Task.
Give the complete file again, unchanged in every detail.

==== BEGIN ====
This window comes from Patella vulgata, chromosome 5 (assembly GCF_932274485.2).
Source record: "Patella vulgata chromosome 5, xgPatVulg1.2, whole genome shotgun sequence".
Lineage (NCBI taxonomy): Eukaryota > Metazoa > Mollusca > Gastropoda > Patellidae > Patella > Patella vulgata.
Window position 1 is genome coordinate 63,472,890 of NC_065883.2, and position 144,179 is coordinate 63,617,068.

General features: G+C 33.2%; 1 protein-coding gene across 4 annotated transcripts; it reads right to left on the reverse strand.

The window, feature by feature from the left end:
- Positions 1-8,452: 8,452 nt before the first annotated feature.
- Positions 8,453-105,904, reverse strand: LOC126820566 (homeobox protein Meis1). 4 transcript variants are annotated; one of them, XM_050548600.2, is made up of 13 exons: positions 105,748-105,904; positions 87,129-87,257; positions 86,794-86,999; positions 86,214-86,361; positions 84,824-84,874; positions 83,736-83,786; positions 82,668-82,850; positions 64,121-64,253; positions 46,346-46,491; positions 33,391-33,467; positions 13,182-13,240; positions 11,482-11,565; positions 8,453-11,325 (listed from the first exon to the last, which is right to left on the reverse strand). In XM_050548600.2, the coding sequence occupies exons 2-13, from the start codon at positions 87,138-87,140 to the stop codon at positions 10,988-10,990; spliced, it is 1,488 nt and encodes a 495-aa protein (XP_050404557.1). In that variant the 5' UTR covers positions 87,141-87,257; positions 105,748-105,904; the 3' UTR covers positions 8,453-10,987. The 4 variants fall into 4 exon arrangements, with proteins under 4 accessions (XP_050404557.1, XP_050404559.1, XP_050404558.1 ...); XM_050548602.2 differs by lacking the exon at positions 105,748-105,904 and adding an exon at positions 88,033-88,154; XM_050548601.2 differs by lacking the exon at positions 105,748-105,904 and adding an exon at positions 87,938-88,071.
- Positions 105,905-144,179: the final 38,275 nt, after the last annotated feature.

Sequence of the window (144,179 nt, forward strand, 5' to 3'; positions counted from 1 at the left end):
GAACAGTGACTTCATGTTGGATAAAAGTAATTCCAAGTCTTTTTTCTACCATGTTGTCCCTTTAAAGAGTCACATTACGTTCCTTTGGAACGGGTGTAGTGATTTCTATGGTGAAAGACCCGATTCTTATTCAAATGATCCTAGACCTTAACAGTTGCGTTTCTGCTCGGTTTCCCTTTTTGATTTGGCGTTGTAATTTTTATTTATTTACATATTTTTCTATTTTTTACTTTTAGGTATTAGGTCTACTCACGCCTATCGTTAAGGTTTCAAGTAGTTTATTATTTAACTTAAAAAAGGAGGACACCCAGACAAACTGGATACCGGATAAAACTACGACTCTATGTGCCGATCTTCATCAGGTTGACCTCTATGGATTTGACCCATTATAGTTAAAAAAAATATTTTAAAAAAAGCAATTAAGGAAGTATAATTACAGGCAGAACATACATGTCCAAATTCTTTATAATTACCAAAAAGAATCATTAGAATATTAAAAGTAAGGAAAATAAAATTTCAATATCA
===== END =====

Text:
This window comes from Patella vulgata, chromosome 5 (assembly GCF_932274485.2).
Source record: "Patella vulgata chromosome 5, xgPatVulg1.2, whole genome shotgun sequence".
Lineage (NCBI taxonomy): Eukaryota > Metazoa > Mollusca > Gastropoda > Patellidae > Patella > Patella vulgata.
Window position 1 is genome coordinate 63,472,890 of NC_065883.2, and position 144,179 is coordinate 63,617,068.

General features: G+C 33.2%; 1 protein-coding gene across 4 annotated transcripts; it reads right to left on the reverse strand.

The window, feature by feature from the left end:
- Positions 1-8,452: 8,452 nt before the first annotated feature.
- Positions 8,453-105,904, reverse strand: LOC126820566 (homeobox protein Meis1). 4 transcript variants are annotated; one of them, XM_050548600.2, is made up of 13 exons: positions 105,748-105,904; positions 87,129-87,257; positions 86,794-86,999; positions 86,214-86,361; positions 84,824-84,874; positions 83,736-83,786; positions 82,668-82,850; positions 64,121-64,253; positions 46,346-46,491; positions 33,391-33,467; positions 13,182-13,240; positions 11,482-11,565; positions 8,453-11,325 (listed from the first exon to the last, which is right to left on the reverse strand). In XM_050548600.2, the coding sequence occupies exons 2-13, from the start codon at positions 87,138-87,140 to the stop codon at positions 10,988-10,990; spliced, it is 1,488 nt and encodes a 495-aa protein (XP_050404557.1). In that variant the 5' UTR covers positions 87,141-87,257; positions 105,748-105,904; the 3' UTR covers positions 8,453-10,987. The 4 variants fall into 4 exon arrangements, with proteins under 4 accessions (XP_050404557.1, XP_050404559.1, XP_050404558.1 ...); XM_050548602.2 differs by lacking the exon at positions 105,748-105,904 and adding an exon at positions 88,033-88,154; XM_050548601.2 differs by lacking the exon at positions 105,748-105,904 and adding an exon at positions 87,938-88,071.
- Positions 105,905-144,179: the final 38,275 nt, after the last annotated feature.

Sequence of the window (144,179 nt, forward strand, 5' to 3'; positions counted from 1 at the left end):
GAACAGTGACTTCATGTTGGATAAAAGTAATTCCAAGTCTTTTTTCTACCATGTTGTCCCTTTAAAGAGTCACATTACGTTCCTTTGGAACGGGTGTAGTGATTTCTATGGTGAAAGACCCGATTCTTATTCAAATGATCCTAGACCTTAACAGTTGCGTTTCTGCTCGGTTTCCCTTTTTGATTTGGCGTTGTAATTTTTATTTATTTACATATTTTTCTATTTTTTACTTTTAGGTATTAGGTCTACTCACGCCTATCGTTAAGGTTTCAAGTAGTTTATTATTTAACTTAAAAAAGGAGGACACCCAGACAAACTGGATACCGGATAAAACTACGACTCTATGTGCCGATCTTCATCAGGTTGACCTCTATGGATTTGACCCATTATAGTTAAAAAAAATATTTTAAAAAAAGCAATTAAGGAAGTATAATTACAGGCAGAACATACATGTCCAAATTCTTTATAATTACCAAAAAGAATCATTAGAATATTAAAAGTAAGGAAAATAAAATTTCAATATCA